After surviving the whirlwind of final exams, proms, and commencement exercises, parents of new high school graduates can find themselves wondering how to successfully navigate that final summer before their children enter the “real world”—whether that’s attending college, joining the military, or working full-time.
Marriage and family therapist Hal Runkel says parents and teens can use this two to three month period to start shifting the nature of their interactions, a move that can help set the foundation for positive, long-term relationships as adults.
Let Them Make Choices
“The biggest mistake parents make is that they want to hang on to the old way of doing things day to day,” Runkel says.
“Begin treating them like the adults they’re becoming, not the kids they’ve been.”
Runkel, the author of ScreamFree Parenting, says this process can start when parents give emerging adults the freedom to start making choices, such as determining how long they plan to stay out with friends without the limits of a curfew. Runkel used this approach with his oldest daughter, Hannah, the summer before college, and is doing the same with his youngest child, Brandon, who heads to college in a few weeks.
When Hannah told her parents she planned to go out, they responded with the directive, “Just let us know when to expect you home.”
It might sound terrifying, but Runkel reminds worried parents that within a few months or even weeks, their children will be making that decision on their own every day. This isn’t the time to institute last-minute rules or “teaching moments,” he says.
“You don’t know what they’re doing day in and day out when they’re in college,” Runkel says. “It was up to her to determine how she’d live her life.”
Trust the Job You’ve Done
A level of trust is needed on both sides, Runkel says.
Parents must trust the foundation they’ve built throughout the teen years that their children will be ready to make smart decisions and communicate about their choices.
Runkel found that with Hannah, the freedom was harder on her initially than it was for him and his wife, as Hannah had to decide for herself what choice was best, not simply rely on her parents to determine that for her. If given that level of freedom, older teens might come voluntarily to their parents for more help and input during this period, he says. But he warns parents not to freak out if they bring up sensitive or difficult issues.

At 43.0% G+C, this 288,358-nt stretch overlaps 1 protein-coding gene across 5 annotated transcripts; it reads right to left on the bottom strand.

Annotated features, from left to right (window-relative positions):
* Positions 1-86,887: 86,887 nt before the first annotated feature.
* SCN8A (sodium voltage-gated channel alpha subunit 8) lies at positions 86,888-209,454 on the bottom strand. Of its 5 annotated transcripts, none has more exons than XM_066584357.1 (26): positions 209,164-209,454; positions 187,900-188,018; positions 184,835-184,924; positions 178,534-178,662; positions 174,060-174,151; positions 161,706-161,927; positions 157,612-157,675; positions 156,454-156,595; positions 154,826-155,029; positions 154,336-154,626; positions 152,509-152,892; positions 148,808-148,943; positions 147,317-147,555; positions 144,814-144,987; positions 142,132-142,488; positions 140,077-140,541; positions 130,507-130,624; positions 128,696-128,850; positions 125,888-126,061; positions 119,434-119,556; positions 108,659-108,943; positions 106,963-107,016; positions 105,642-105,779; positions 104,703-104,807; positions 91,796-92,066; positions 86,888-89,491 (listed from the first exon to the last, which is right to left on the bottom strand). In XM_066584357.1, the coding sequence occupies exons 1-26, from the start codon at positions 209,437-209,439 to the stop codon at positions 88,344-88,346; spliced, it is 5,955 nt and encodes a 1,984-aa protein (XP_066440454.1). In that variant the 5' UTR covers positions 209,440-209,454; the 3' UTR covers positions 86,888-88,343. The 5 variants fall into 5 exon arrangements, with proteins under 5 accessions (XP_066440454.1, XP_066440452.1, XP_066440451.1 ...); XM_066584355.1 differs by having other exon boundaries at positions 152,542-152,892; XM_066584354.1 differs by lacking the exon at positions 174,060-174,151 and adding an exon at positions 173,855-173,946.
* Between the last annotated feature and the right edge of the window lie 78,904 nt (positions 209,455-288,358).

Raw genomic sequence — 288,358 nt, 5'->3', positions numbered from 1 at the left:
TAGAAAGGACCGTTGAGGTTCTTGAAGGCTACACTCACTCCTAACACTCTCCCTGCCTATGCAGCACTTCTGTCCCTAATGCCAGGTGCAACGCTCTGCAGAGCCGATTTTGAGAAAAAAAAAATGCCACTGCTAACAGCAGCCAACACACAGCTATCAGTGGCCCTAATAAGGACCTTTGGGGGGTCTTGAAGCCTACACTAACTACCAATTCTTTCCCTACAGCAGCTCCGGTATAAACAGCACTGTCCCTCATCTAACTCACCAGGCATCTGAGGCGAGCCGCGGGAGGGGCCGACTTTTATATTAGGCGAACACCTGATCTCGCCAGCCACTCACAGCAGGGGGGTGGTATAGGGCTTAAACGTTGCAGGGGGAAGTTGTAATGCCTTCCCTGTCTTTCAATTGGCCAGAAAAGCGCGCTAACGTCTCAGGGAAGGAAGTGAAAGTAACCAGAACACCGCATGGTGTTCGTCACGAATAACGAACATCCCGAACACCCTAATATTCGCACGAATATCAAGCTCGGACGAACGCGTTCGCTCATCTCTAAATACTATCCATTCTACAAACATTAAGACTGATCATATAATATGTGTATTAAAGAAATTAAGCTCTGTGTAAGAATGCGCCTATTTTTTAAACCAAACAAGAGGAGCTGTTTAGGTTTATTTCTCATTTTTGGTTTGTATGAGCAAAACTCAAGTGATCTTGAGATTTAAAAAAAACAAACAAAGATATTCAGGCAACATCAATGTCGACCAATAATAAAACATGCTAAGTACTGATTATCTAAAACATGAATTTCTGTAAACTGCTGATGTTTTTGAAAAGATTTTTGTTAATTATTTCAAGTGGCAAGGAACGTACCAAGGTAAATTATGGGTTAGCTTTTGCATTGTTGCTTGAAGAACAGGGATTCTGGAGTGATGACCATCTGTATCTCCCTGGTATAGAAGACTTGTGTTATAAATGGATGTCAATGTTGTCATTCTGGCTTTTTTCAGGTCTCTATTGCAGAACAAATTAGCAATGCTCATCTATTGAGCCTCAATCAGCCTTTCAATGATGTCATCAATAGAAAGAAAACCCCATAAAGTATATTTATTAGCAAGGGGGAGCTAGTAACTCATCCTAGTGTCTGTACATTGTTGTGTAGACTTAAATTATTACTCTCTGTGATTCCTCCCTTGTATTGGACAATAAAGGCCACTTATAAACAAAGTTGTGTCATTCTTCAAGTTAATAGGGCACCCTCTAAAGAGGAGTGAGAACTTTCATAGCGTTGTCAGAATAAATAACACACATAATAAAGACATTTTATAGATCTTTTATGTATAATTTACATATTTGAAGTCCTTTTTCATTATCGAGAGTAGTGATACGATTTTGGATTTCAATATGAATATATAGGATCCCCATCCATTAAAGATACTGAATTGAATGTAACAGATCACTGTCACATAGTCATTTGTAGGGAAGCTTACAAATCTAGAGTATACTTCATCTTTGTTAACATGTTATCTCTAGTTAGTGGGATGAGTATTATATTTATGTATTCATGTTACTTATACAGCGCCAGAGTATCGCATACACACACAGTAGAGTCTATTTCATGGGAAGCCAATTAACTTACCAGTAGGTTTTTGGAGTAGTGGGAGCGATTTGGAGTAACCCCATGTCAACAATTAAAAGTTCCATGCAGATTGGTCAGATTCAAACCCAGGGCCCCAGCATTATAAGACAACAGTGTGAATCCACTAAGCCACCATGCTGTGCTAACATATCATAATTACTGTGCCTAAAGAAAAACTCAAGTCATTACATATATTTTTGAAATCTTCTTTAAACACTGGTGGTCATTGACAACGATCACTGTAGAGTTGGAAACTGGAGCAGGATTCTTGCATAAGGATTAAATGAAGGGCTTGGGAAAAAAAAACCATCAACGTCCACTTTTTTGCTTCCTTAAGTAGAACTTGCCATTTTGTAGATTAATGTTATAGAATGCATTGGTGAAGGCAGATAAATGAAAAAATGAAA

“A freak out episode or taking things personally will cause them to push back,” Runkel says. “Don’t lecture them and don’t expect perfection and then believe they should be grateful that you’re helping them. You might have made your point, but they’re not likely to come back for more input.”
Runkel has a few other suggestions about how to spend the transition period between high school and college.
How to Shift from Teenager to Young Adult:
1. Make sure teens stay engaged.
2. Teach your children about money management.
Runkel suggests working together to create a spreadsheet of likely expenses and then discussing how teens can contribute to their college education. “I wholeheartedly believe every college student should have some skin in the game in terms of paying for college, even if it’s just supplying (their) own spending money,” Runkel says.
3. Talk to your friends with college kids.
Ask for help and advice from non-family members who have kids of similar age about how they’re managing this stage. Invite them to dinner and just chat. “It’s been an invaluable practice for us,” Runkel says.
4. Savor this time.
Above all, treasure these final few weeks of childhood, he says. College years can feel like they pass faster than the high school years, and when your child returns home for the first time—whether during a fall break, Thanksgiving or another holiday—you’ll notice the difference in their behavior after a few months of independence.
“This is a time to show you believe in your kids,” Runkel said. “Believe in the job you’ve done thus far. Trust it.”